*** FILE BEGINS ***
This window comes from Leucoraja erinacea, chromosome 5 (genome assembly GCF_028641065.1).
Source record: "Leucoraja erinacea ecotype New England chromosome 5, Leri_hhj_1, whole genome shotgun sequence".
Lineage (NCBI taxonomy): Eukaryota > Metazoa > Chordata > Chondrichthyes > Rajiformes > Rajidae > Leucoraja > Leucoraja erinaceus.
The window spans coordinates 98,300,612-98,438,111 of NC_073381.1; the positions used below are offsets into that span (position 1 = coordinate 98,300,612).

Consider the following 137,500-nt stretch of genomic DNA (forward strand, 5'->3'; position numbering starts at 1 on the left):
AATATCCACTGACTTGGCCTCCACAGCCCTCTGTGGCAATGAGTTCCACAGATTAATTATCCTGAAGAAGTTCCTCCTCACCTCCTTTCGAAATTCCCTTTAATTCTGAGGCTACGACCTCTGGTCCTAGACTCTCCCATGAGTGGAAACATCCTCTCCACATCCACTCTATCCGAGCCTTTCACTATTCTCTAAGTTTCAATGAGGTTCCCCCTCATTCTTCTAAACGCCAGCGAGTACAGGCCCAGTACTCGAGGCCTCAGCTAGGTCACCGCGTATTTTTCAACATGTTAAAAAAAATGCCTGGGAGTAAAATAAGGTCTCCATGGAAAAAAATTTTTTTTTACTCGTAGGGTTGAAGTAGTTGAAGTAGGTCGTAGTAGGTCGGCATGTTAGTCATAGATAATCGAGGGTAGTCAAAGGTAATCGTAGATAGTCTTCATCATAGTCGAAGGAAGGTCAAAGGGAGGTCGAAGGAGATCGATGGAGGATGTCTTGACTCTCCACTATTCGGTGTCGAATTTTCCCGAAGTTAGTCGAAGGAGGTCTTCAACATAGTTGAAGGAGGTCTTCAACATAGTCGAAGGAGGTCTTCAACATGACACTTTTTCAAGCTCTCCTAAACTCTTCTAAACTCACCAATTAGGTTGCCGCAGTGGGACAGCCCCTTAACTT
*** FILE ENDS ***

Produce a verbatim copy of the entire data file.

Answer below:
This window comes from Leucoraja erinacea, chromosome 5 (genome assembly GCF_028641065.1).
Source record: "Leucoraja erinacea ecotype New England chromosome 5, Leri_hhj_1, whole genome shotgun sequence".
Lineage (NCBI taxonomy): Eukaryota > Metazoa > Chordata > Chondrichthyes > Rajiformes > Rajidae > Leucoraja > Leucoraja erinaceus.
The window spans coordinates 98,300,612-98,438,111 of NC_073381.1; the positions used below are offsets into that span (position 1 = coordinate 98,300,612).

Consider the following 137,500-nt stretch of genomic DNA (forward strand, 5'->3'; position numbering starts at 1 on the left):
AATATCCACTGACTTGGCCTCCACAGCCCTCTGTGGCAATGAGTTCCACAGATTAATTATCCTGAAGAAGTTCCTCCTCACCTCCTTTCGAAATTCCCTTTAATTCTGAGGCTACGACCTCTGGTCCTAGACTCTCCCATGAGTGGAAACATCCTCTCCACATCCACTCTATCCGAGCCTTTCACTATTCTCTAAGTTTCAATGAGGTTCCCCCTCATTCTTCTAAACGCCAGCGAGTACAGGCCCAGTACTCGAGGCCTCAGCTAGGTCACCGCGTATTTTTCAACATGTTAAAAAAAATGCCTGGGAGTAAAATAAGGTCTCCATGGAAAAAAATTTTTTTTTACTCGTAGGGTTGAAGTAGTTGAAGTAGGTCGTAGTAGGTCGGCATGTTAGTCATAGATAATCGAGGGTAGTCAAAGGTAATCGTAGATAGTCTTCATCATAGTCGAAGGAAGGTCAAAGGGAGGTCGAAGGAGATCGATGGAGGATGTCTTGACTCTCCACTATTCGGTGTCGAATTTTCCCGAAGTTAGTCGAAGGAGGTCTTCAACATAGTTGAAGGAGGTCTTCAACATAGTCGAAGGAGGTCTTCAACATGACACTTTTTCAAGCTCTCCTAAACTCTTCTAAACTCACCAATTAGGTTGCCGCAGTGGGACAGCCCCTTAACTT